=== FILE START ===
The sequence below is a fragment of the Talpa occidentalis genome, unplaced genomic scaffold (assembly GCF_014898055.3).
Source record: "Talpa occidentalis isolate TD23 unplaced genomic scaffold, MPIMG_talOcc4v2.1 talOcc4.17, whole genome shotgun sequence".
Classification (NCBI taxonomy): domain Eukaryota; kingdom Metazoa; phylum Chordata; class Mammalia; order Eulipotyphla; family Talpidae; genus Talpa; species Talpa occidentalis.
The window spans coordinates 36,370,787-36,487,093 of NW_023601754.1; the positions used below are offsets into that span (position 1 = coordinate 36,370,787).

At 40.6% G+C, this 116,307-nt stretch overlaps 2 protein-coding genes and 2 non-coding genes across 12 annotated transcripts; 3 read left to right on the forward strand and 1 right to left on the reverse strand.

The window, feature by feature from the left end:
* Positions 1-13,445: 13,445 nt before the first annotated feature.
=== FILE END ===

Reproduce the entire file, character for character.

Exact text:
The sequence below is a fragment of the Talpa occidentalis genome, unplaced genomic scaffold (assembly GCF_014898055.3).
Source record: "Talpa occidentalis isolate TD23 unplaced genomic scaffold, MPIMG_talOcc4v2.1 talOcc4.17, whole genome shotgun sequence".
Classification (NCBI taxonomy): domain Eukaryota; kingdom Metazoa; phylum Chordata; class Mammalia; order Eulipotyphla; family Talpidae; genus Talpa; species Talpa occidentalis.
The window spans coordinates 36,370,787-36,487,093 of NW_023601754.1; the positions used below are offsets into that span (position 1 = coordinate 36,370,787).

At 40.6% G+C, this 116,307-nt stretch overlaps 2 protein-coding genes and 2 non-coding genes across 12 annotated transcripts; 3 read left to right on the forward strand and 1 right to left on the reverse strand.

The window, feature by feature from the left end:
* Positions 1-13,445: 13,445 nt before the first annotated feature.